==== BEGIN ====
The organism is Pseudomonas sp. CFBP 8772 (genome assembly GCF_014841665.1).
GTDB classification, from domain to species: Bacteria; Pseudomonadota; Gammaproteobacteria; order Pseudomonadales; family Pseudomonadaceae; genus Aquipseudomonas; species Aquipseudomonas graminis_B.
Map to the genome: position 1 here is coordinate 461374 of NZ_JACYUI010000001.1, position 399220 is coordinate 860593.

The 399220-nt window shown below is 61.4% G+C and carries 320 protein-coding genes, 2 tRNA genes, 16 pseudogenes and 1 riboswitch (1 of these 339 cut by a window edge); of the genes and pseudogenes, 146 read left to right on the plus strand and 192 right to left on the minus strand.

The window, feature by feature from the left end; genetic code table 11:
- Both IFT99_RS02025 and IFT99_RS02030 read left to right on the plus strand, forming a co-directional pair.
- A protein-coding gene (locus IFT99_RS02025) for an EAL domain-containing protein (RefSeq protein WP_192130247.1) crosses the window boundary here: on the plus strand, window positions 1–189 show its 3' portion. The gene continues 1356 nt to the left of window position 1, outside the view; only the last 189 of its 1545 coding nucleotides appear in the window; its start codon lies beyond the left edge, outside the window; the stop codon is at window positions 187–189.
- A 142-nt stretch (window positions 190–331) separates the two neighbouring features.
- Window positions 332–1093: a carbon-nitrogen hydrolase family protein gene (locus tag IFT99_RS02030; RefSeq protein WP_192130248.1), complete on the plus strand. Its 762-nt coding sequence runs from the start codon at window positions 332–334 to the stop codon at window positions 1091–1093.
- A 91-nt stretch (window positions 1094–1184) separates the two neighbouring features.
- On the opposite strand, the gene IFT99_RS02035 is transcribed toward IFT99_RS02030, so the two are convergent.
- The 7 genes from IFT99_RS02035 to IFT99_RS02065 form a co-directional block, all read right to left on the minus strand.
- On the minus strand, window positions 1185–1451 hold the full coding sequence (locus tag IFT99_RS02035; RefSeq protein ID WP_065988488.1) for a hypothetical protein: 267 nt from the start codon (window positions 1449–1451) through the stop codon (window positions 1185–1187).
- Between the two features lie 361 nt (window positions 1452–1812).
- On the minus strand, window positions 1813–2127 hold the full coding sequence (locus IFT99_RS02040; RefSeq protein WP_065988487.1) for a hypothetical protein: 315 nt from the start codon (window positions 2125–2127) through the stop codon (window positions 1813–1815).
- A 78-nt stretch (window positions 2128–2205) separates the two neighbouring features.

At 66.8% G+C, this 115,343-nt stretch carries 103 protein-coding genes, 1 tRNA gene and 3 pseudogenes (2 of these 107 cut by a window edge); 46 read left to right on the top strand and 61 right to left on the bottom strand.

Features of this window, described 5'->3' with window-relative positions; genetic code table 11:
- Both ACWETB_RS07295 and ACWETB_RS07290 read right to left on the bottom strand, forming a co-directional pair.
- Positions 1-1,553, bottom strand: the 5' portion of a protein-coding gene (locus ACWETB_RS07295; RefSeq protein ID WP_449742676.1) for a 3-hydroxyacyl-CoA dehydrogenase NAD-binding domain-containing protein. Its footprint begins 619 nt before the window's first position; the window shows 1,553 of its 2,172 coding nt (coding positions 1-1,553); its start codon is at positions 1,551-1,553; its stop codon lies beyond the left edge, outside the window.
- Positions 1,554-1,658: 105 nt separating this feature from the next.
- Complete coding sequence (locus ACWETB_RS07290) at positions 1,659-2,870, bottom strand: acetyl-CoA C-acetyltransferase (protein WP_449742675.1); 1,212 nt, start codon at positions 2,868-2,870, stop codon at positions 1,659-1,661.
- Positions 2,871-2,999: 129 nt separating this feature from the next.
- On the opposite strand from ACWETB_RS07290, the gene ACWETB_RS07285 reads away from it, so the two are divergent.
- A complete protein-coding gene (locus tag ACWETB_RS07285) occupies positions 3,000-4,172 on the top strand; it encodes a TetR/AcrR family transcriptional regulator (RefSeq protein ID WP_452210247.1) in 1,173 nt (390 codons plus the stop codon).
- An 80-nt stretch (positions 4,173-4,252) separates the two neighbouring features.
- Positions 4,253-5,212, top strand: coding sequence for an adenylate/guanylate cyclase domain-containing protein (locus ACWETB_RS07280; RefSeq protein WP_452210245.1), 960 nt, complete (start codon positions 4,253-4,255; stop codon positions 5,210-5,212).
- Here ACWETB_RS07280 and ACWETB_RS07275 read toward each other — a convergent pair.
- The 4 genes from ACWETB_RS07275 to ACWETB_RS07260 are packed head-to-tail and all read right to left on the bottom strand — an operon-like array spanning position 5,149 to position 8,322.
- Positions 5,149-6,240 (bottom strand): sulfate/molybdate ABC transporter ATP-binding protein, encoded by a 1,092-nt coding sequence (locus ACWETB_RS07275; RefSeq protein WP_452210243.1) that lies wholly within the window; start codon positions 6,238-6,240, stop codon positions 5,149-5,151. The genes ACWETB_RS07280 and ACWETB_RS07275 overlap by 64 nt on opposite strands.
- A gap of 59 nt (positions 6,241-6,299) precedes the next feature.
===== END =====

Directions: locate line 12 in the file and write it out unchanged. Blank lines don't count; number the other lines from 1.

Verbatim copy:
- The 7 genes from IFT99_RS02035 to IFT99_RS02065 form a co-directional block, all read right to left on the minus strand.